The median age in the town was 45 years. 20.5% of residents were under the age of 18; 6.8% were between the ages of 18 and 24; 22.6% were from 25 to 44; 36.3% were from 45 to 64; and 13.7% were 65 years of age or older. The gender makeup of the town was 51.3% male and 48.7% female.
As of the census of 2000, there were 1,625 people, 642 households, and 455 families residing in the town. The population density was 53.0 people per square mile (20.5/km²). There were 739 housing units at an average density of 24.1 per square mile (9.3/km²). The racial makeup of the town was 97.42% White, 0.25% African American, 0.25% Native American, 0.49% Asian, and 1.60% from two or more races. Hispanic or Latino of any race were 0.12% of the population.
There were 642 households out of which 34.1% had children under the age of 18 living with them, 57.0% were married couples living together, 7.6% had a female householder with no husband present, and 29.1% were non-families. 20.2% of all households were made up of individuals and 8.6% had someone living alone who was 65 years of age or older. The average household size was 2.53 and the average family size was 2.92.
In the town, the population was spread out with 25.9% under the age of 18, 5.5% from 18 to 24, 32.3% from 25 to 44, 24.5% from 45 to 64, and 11.8% who were 65 years of age or older. The median age was 37 years. For every 100 females, there were 104.1 males. For every 100 females age 18 and over, there were 101.0 males.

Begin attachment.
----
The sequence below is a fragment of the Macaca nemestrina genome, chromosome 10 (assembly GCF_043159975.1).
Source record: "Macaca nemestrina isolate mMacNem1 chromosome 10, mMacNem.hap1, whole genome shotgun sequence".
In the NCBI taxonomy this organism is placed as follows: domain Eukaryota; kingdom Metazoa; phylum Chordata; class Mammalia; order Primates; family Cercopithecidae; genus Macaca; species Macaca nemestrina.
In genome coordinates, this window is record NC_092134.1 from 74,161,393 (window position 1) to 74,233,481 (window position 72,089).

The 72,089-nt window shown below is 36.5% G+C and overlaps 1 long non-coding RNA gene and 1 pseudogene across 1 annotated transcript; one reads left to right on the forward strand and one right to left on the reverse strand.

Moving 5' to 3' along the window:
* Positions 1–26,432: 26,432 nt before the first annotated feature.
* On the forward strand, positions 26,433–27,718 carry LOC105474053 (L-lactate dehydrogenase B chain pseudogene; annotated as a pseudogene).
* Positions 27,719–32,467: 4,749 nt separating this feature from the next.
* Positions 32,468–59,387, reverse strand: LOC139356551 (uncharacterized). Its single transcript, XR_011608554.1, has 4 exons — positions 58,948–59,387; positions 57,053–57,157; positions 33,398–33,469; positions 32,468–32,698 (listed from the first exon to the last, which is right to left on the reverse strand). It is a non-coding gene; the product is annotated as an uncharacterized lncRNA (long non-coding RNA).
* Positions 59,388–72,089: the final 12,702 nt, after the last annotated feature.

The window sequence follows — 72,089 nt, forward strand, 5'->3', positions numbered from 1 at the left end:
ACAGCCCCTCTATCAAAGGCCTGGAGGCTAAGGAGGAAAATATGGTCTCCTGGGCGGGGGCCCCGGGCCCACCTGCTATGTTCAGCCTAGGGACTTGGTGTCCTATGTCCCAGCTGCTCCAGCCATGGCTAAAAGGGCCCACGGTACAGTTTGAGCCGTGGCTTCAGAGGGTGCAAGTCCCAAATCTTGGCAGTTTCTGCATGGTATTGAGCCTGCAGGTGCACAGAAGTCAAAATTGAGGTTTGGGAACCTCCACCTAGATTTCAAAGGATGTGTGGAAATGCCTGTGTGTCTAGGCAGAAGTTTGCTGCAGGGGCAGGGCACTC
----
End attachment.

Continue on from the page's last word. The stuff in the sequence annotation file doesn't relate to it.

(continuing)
The median income for a household in the town was $41,719, and the median income for a family was $44,762. Males had a median income of $31,488 versus $20,750 for females. The per capita income for the town was $18,886. About 9.5% of families and 12.5% of the population were below the poverty line, including 19.5% of those under age 18 and 10.3% of those age 65 or over.
Site of interest
Dresden is part of the Kennebec Intra-District Schools Regional School Unit.
For the 2011 to 2012 school year, there were approximately 104 students in Dresden Elementary School.
- "US Gazetteer files 2010". United States Census Bureau. Retrieved 2012-12-16.
- "American FactFinder". United States Census Bureau. Retrieved 2012-12-16.
- "Population Estimates". United States Census Bureau. Archived from the original on 2013-06-11. Retrieved 2013-07-06. Cite uses deprecated parameter
- Coolidge, Austin J.; John B. Mansfield (1859). A History and Description of New England. Boston, Massachusetts. p. 110.
- Varney, George J. (1886), Gazetteer of the state of Maine. Dresden, Boston: Russell
- Maine League of Historical Societies and Museums (1970). Doris A. Isaacson (ed.). Maine: A Guide 'Down East'. Rockland, Me: Courier-Gazette, Inc. pp. 255–256.
- Charles E. Allen (1931). History of Dresden, Maine. Lewiston, Me.
- "Annual Estimates of the Resident Population for Incorporated Places: April 1, 2010 to July 1, 2014". Archived from the original on May 23, 2015. Retrieved June 4, 2015. Cite uses deprecated parameter
- "Census of Population and Housing". Census.gov. Archived from the original on April 26, 2015. Retrieved June 4, 2015. Cite uses deprecated parameter
- "American FactFinder". United States Census Bureau. Archived from the original on 2013-09-11. Retrieved 2008-01-31. Cite uses deprecated parameter
- "Kids RSU2 School District". Halldale.org. Retrieved 2012-05-06.